• Gee... (Score:2, Insightful)

    by ericdfields (638772) on Saturday January 21, 2006 @01:31PM (#14526886) Homepage
    We have an innate ability to pick apart those that don't belong in a group (all the article talked about)? No wonder why Western civilization has become the most powerful one on Earth: we're always ostracizing those that aren't part of the group! Definitely the best at that skill...
  • by roman_mir (125474) on Saturday January 21, 2006 @01:39PM (#14526945) Homepage Journal
    it was a pattern recognition test.

    A geometry test would be different. Ask them what is the shortest distance between two points on a plane, see if they can explain what it is and why. Ask them how to find areas for different shapes. Those are the kinds of questions that geometry really answers, not the questions that require simply to notice difference between shapes.
  • by Anonymous Coward on Saturday January 21, 2006 @01:42PM (#14526960)
    To your human mind, finding your way home seems like a two-dimensional problem. You've got an abstract idea of a map in your head, and that's how you'd do it.

    It isn't anything like a two-dimensional problem in life. You've got obstacles, roads that pass under and over each other, hills and valleys, and the only input a cat or dog has to deal with all this visually is the fairly black-and-white input they get from the world.

    They have other senses that are very acute. Their smell and their hearing are far better than ours.

    The result is that to a cat or a dog's mind, no two-dimensional aspect is involved in going home. They go in the direction that feels homeish. Part of that is based on sun directions, part on the smells of areas they've passed over, part on things they've heard near your house you never knew about. It's not geometric.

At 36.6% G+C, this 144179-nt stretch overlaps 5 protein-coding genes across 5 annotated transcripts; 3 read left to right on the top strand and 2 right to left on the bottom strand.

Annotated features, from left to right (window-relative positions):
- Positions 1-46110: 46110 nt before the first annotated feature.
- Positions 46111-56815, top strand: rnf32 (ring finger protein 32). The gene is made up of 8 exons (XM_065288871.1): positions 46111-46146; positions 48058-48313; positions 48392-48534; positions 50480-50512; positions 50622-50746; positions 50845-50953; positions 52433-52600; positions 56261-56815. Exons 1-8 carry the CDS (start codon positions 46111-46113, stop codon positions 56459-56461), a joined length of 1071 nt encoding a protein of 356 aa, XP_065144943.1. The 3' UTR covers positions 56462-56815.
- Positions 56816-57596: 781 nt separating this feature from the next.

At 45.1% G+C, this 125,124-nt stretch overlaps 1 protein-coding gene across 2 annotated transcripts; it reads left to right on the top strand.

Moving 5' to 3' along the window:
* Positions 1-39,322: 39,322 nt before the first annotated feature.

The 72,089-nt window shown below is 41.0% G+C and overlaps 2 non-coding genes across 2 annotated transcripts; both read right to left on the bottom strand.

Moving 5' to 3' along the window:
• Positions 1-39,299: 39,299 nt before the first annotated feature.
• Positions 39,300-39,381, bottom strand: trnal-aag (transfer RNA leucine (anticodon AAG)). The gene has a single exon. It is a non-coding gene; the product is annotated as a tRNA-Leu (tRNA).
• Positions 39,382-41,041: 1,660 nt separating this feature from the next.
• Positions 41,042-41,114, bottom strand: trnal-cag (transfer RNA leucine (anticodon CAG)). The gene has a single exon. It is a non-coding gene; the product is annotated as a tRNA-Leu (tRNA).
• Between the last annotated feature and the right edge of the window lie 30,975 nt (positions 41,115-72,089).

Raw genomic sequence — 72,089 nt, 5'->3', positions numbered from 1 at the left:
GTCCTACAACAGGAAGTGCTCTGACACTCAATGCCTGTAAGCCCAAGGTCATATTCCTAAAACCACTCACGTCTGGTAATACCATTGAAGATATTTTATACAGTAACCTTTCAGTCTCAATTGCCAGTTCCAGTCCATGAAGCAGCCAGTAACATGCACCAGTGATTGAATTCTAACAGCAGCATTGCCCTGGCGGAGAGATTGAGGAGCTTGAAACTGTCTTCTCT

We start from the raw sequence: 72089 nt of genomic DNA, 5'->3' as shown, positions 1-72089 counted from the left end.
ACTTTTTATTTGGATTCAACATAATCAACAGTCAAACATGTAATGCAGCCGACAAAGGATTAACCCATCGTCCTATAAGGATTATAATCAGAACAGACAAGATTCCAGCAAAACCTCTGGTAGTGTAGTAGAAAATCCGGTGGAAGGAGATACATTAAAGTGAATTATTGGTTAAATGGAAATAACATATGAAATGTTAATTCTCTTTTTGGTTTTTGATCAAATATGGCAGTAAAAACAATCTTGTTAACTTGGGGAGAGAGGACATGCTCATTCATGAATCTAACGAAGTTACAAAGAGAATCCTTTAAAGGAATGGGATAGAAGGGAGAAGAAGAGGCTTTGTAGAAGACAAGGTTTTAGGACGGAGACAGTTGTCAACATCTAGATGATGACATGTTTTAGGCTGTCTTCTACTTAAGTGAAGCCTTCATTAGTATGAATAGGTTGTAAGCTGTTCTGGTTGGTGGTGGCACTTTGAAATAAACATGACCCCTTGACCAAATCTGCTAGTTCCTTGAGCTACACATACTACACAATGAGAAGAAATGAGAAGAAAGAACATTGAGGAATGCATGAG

The very fact that you think it's a two-dimensional situation shows how deeply this approach is imprinted on the modern human mind, largely because humans are so visual. Most mammals do not have the visual acuity to make anything out on a map. Without that kind of acuity, they're not going to have that kind of detailed visual mental imagery.

    On the other hand, for a dog a smell or a sound isn't "It's about this smelly" or "it's about this loud, and rightish." For a dog, a smell has a size, a shape, and even a direction. A sound is a precise three-dimensional location. With that kind of input available, it's almost like having a direct three-dimensional sense of where things are, rather than the two-d projection you're used to on your retinas. They're not going to abstract things into two-d.
  • by greginnj (891863) on Saturday January 21, 2006 @02:12PM (#14527135) Homepage Journal
    We can subconsciously solve graduate level mathematical problems every time we go up or down stairs.

    Yee-haa, let's apply this epistemological principle elsewhere:

    Birds fly -- they must be able to solve aerodynamical problems!